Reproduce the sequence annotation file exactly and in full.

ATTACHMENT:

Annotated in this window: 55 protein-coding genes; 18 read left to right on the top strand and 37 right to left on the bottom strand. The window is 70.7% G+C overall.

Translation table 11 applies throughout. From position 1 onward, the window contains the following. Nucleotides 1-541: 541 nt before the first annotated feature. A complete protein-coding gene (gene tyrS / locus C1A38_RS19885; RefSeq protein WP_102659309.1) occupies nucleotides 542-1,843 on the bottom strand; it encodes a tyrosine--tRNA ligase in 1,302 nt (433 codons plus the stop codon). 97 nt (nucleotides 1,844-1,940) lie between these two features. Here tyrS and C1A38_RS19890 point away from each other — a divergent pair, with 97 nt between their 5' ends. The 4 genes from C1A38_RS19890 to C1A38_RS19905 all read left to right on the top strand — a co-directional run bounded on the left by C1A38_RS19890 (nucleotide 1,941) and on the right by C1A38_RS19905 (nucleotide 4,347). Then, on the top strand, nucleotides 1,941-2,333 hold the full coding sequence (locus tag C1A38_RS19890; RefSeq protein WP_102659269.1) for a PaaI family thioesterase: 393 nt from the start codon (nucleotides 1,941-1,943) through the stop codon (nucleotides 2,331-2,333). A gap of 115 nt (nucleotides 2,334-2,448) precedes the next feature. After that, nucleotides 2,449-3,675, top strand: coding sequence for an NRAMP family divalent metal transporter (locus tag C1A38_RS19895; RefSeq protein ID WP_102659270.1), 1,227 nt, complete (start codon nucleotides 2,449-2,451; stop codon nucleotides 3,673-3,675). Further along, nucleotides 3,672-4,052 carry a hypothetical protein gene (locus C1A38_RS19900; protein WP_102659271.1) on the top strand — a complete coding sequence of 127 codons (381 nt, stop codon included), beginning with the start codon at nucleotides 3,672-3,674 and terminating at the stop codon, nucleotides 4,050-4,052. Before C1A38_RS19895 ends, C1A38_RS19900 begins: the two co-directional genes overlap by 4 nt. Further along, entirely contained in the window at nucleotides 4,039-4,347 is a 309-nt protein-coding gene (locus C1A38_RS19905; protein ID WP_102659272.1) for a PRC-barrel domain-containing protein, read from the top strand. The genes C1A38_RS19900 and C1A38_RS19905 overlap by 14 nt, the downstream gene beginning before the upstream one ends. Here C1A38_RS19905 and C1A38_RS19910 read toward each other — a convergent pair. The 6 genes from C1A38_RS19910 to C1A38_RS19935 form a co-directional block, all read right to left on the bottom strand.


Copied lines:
Annotated in this window: 55 protein-coding genes; 18 read left to right on the top strand and 37 right to left on the bottom strand. The window is 70.7% G+C overall.

Translation table 11 applies throughout. From position 1 onward, the window contains the following. Nucleotides 1-541: 541 nt before the first annotated feature. A complete protein-coding gene (gene tyrS / locus C1A38_RS19885; RefSeq protein WP_102659309.1) occupies nucleotides 542-1,843 on the bottom strand; it encodes a tyrosine--tRNA ligase in 1,302 nt (433 codons plus the stop codon). 97 nt (nucleotides 1,844-1,940) lie between these two features. Here tyrS and C1A38_RS19890 point away from each other — a divergent pair, with 97 nt between their 5' ends. The 4 genes from C1A38_RS19890 to C1A38_RS19905 all read left to right on the top strand — a co-directional run bounded on the left by C1A38_RS19890 (nucleotide 1,941) and on the right by C1A38_RS19905 (nucleotide 4,347). Then, on the top strand, nucleotides 1,941-2,333 hold the full coding sequence (locus tag C1A38_RS19890; RefSeq protein WP_102659269.1) for a PaaI family thioesterase: 393 nt from the start codon (nucleotides 1,941-1,943) through the stop codon (nucleotides 2,331-2,333). A gap of 115 nt (nucleotides 2,334-2,448) precedes the next feature. After that, nucleotides 2,449-3,675, top strand: coding sequence for an NRAMP family divalent metal transporter (locus tag C1A38_RS19895; RefSeq protein ID WP_102659270.1), 1,227 nt, complete (start codon nucleotides 2,449-2,451; stop codon nucleotides 3,673-3,675). Further along, nucleotides 3,672-4,052 carry a hypothetical protein gene (locus C1A38_RS19900; protein WP_102659271.1) on the top strand — a complete coding sequence of 127 codons (381 nt, stop codon included), beginning with the start codon at nucleotides 3,672-3,674 and terminating at the stop codon, nucleotides 4,050-4,052. Before C1A38_RS19895 ends, C1A38_RS19900 begins: the two co-directional genes overlap by 4 nt. Further along, entirely contained in the window at nucleotides 4,039-4,347 is a 309-nt protein-coding gene (locus C1A38_RS19905; protein ID WP_102659272.1) for a PRC-barrel domain-containing protein, read from the top strand. The genes C1A38_RS19900 and C1A38_RS19905 overlap by 14 nt, the downstream gene beginning before the upstream one ends. Here C1A38_RS19905 and C1A38_RS19910 read toward each other — a convergent pair. The 6 genes from C1A38_RS19910 to C1A38_RS19935 form a co-directional block, all read right to left on the bottom strand.